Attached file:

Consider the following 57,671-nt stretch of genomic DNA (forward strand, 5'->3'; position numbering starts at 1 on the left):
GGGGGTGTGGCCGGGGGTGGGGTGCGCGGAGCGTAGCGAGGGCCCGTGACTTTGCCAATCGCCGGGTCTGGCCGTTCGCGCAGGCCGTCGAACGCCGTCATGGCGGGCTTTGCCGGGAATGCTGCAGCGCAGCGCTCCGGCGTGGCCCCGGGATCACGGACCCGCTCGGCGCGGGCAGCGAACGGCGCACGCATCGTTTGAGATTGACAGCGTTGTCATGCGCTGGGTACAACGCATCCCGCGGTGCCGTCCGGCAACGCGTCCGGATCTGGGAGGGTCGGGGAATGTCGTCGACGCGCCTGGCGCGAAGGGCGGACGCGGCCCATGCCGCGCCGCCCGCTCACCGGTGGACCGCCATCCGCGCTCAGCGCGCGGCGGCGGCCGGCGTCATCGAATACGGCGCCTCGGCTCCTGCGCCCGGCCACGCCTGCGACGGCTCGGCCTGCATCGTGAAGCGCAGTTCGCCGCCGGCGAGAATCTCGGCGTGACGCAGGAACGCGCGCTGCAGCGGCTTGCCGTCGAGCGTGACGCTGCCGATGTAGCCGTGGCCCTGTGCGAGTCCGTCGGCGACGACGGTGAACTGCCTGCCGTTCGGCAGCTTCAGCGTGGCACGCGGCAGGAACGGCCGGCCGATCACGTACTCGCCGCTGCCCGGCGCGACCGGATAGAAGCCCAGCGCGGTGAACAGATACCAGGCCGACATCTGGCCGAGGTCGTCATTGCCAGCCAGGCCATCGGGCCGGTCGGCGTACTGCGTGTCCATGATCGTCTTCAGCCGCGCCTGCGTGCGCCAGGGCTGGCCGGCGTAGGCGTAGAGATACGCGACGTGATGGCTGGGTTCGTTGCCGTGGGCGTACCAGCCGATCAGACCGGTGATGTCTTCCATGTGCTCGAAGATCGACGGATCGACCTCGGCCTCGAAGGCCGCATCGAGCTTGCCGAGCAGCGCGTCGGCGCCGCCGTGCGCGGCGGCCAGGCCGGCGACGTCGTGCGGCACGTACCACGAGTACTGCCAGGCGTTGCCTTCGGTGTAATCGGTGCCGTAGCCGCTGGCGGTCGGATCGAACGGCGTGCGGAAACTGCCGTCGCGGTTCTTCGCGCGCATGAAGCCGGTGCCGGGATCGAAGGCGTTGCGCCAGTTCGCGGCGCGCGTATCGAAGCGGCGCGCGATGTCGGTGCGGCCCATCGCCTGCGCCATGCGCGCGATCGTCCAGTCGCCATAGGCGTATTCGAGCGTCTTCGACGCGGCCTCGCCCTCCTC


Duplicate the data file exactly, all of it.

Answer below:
Consider the following 57,671-nt stretch of genomic DNA (forward strand, 5'->3'; position numbering starts at 1 on the left):
GGGGGTGTGGCCGGGGGTGGGGTGCGCGGAGCGTAGCGAGGGCCCGTGACTTTGCCAATCGCCGGGTCTGGCCGTTCGCGCAGGCCGTCGAACGCCGTCATGGCGGGCTTTGCCGGGAATGCTGCAGCGCAGCGCTCCGGCGTGGCCCCGGGATCACGGACCCGCTCGGCGCGGGCAGCGAACGGCGCACGCATCGTTTGAGATTGACAGCGTTGTCATGCGCTGGGTACAACGCATCCCGCGGTGCCGTCCGGCAACGCGTCCGGATCTGGGAGGGTCGGGGAATGTCGTCGACGCGCCTGGCGCGAAGGGCGGACGCGGCCCATGCCGCGCCGCCCGCTCACCGGTGGACCGCCATCCGCGCTCAGCGCGCGGCGGCGGCCGGCGTCATCGAATACGGCGCCTCGGCTCCTGCGCCCGGCCACGCCTGCGACGGCTCGGCCTGCATCGTGAAGCGCAGTTCGCCGCCGGCGAGAATCTCGGCGTGACGCAGGAACGCGCGCTGCAGCGGCTTGCCGTCGAGCGTGACGCTGCCGATGTAGCCGTGGCCCTGTGCGAGTCCGTCGGCGACGACGGTGAACTGCCTGCCGTTCGGCAGCTTCAGCGTGGCACGCGGCAGGAACGGCCGGCCGATCACGTACTCGCCGCTGCCCGGCGCGACCGGATAGAAGCCCAGCGCGGTGAACAGATACCAGGCCGACATCTGGCCGAGGTCGTCATTGCCAGCCAGGCCATCGGGCCGGTCGGCGTACTGCGTGTCCATGATCGTCTTCAGCCGCGCCTGCGTGCGCCAGGGCTGGCCGGCGTAGGCGTAGAGATACGCGACGTGATGGCTGGGTTCGTTGCCGTGGGCGTACCAGCCGATCAGACCGGTGATGTCTTCCATGTGCTCGAAGATCGACGGATCGACCTCGGCCTCGAAGGCCGCATCGAGCTTGCCGAGCAGCGCGTCGGCGCCGCCGTGCGCGGCGGCCAGGCCGGCGACGTCGTGCGGCACGTACCACGAGTACTGCCAGGCGTTGCCTTCGGTGTAATCGGTGCCGTAGCCGCTGGCGGTCGGATCGAACGGCGTGCGGAAACTGCCGTCGCGGTTCTTCGCGCGCATGAAGCCGGTGCCGGGATCGAAGGCGTTGCGCCAGTTCGCGGCGCGCGTATCGAAGCGGCGCGCGATGTCGGTGCGGCCCATCGCCTGCGCCATGCGCGCGATCGTCCAGTCGCCATAGGCGTATTCGAGCGTCTTCGACGCGGCCTCGCCCTCCTC